It seems that with all the different repair and protection materials on the market today, a specifier must be a chemist of sorts to be able to make sense of them. It is really not that difficult when these are put into perspective.

   First, there are no magic materials that will substitute for good standard concrete repair practices. But there are proven materials that, if used properly, can achieve the long-term results desired. The trade-off with materials is generally cost versus performance. The key is understanding when the high performance product is necessary, thus justifying the higher cost.

   Cement-based repair materials consist of conventional mixes of sand, cement, admixtures or other enhancers and are quite appropriate for many repair applications. However, if the original concrete was unable to perform properly, it may be desirable to use higher performance materials if a long-term solution is desired.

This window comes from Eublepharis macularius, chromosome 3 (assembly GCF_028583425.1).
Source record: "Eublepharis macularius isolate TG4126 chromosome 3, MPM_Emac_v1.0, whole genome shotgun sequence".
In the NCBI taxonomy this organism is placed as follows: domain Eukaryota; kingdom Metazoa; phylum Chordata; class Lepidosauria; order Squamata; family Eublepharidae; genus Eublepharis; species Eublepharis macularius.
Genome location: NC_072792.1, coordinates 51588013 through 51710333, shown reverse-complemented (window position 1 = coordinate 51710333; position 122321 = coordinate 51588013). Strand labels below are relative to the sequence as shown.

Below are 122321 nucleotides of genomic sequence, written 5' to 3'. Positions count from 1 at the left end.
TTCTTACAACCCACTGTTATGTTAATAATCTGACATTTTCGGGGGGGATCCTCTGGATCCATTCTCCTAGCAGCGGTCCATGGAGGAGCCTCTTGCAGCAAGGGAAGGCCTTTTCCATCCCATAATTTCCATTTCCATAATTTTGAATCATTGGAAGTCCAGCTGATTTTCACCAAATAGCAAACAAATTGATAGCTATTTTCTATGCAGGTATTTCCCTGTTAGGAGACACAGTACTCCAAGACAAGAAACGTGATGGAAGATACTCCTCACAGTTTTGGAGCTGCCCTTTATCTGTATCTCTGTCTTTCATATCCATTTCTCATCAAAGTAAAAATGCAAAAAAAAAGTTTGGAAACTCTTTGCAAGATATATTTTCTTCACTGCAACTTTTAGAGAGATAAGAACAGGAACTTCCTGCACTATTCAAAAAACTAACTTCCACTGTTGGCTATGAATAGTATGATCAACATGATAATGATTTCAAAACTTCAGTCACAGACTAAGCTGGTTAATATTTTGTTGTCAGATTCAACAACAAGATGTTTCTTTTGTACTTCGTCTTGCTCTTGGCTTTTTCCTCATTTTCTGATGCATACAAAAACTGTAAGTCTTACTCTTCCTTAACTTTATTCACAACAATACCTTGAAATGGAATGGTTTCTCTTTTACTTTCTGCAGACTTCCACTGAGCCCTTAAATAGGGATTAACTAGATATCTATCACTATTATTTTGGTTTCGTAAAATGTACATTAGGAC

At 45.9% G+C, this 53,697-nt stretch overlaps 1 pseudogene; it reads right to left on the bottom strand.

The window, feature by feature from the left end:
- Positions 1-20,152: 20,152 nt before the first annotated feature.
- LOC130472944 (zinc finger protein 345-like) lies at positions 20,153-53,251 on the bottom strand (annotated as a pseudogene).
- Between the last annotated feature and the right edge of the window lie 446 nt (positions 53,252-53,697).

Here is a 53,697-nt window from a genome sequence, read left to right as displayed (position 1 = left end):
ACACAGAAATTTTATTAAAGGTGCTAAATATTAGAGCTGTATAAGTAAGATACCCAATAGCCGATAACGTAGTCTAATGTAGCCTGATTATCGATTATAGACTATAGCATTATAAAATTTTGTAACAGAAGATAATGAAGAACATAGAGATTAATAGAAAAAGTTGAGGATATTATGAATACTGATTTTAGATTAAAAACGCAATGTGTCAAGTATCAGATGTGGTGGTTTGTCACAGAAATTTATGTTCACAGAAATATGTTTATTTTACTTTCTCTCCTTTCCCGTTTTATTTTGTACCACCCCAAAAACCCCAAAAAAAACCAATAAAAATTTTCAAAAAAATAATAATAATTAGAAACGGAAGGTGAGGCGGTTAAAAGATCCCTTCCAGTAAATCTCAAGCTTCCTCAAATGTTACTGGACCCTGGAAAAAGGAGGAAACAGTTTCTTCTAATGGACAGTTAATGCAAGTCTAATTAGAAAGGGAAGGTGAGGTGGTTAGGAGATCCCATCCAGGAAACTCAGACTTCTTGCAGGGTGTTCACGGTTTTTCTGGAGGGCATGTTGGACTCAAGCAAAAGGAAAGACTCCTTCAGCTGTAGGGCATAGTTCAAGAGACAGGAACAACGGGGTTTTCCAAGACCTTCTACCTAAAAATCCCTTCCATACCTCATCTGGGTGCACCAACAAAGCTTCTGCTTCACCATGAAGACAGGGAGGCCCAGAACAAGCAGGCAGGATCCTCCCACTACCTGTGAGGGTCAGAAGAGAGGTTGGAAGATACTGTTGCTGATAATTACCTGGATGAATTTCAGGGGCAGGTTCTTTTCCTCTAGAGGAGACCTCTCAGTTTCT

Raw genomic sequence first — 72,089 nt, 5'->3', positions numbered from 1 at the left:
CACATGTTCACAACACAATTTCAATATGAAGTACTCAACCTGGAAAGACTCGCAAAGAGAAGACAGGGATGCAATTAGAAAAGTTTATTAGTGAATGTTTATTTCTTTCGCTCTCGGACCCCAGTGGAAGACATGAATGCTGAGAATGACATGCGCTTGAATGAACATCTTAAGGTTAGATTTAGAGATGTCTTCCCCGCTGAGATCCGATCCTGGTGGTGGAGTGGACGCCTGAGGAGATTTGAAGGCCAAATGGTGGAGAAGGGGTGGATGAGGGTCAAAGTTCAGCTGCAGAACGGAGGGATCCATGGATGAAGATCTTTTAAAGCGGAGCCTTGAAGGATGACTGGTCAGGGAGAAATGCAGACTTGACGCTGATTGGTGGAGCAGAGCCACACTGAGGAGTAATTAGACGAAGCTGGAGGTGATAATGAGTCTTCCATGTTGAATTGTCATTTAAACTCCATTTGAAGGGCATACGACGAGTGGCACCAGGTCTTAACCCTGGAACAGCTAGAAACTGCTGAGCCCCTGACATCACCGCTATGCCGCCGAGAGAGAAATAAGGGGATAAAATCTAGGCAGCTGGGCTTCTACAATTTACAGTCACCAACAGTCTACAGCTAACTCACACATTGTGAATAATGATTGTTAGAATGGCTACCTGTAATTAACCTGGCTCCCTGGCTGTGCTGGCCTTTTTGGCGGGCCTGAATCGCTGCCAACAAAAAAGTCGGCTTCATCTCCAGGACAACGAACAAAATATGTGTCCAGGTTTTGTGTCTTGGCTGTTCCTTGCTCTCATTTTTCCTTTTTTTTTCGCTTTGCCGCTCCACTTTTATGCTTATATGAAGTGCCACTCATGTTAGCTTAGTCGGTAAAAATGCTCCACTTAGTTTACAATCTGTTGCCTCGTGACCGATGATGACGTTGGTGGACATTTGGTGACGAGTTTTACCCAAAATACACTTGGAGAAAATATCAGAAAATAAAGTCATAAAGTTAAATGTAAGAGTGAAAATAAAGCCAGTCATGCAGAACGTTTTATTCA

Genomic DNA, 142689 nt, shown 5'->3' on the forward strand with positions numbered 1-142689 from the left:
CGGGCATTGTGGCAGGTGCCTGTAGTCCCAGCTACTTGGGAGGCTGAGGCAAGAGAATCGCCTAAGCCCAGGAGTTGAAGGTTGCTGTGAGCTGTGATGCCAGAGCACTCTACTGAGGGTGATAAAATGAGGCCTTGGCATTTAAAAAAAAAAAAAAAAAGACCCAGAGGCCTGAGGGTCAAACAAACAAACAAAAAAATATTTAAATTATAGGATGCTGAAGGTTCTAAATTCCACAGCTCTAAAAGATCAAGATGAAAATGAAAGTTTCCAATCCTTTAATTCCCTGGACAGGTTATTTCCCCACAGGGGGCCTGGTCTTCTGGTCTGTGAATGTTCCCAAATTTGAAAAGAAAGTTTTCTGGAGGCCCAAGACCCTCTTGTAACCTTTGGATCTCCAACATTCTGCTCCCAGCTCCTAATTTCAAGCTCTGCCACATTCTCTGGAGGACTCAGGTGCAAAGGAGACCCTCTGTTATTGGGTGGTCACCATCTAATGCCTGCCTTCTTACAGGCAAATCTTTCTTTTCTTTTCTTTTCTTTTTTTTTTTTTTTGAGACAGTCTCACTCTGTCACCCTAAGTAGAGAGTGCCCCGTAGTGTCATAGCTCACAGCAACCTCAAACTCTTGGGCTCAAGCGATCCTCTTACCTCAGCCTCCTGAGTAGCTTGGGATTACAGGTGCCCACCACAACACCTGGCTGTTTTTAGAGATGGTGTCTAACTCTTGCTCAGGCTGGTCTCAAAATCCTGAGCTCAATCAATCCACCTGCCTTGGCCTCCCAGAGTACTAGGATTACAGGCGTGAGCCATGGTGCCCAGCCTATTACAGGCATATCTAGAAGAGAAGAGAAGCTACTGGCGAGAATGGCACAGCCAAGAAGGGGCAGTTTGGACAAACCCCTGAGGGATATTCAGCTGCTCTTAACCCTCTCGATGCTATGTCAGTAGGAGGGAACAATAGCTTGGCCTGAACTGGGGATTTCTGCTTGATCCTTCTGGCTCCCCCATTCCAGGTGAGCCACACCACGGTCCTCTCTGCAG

The other consideration involves the use of pre-packaged materials versus site-mixed materials. Pre-packaged products offer greater control of final properties, but they do increase the cost.

   Silica fume, another repair material, is an extremely fine pozzolan material which reacts with excess calcium hydroxide in the concrete or mortar to create a more dense, higher-strength matrix. It is commonly used to produce extremely high strength concrete structures, and it is used in repair materials for its abrasion and chemical resistance. Pre-packaged repair materials containing silica fume are now available and have demonstrated excellent long-term performance.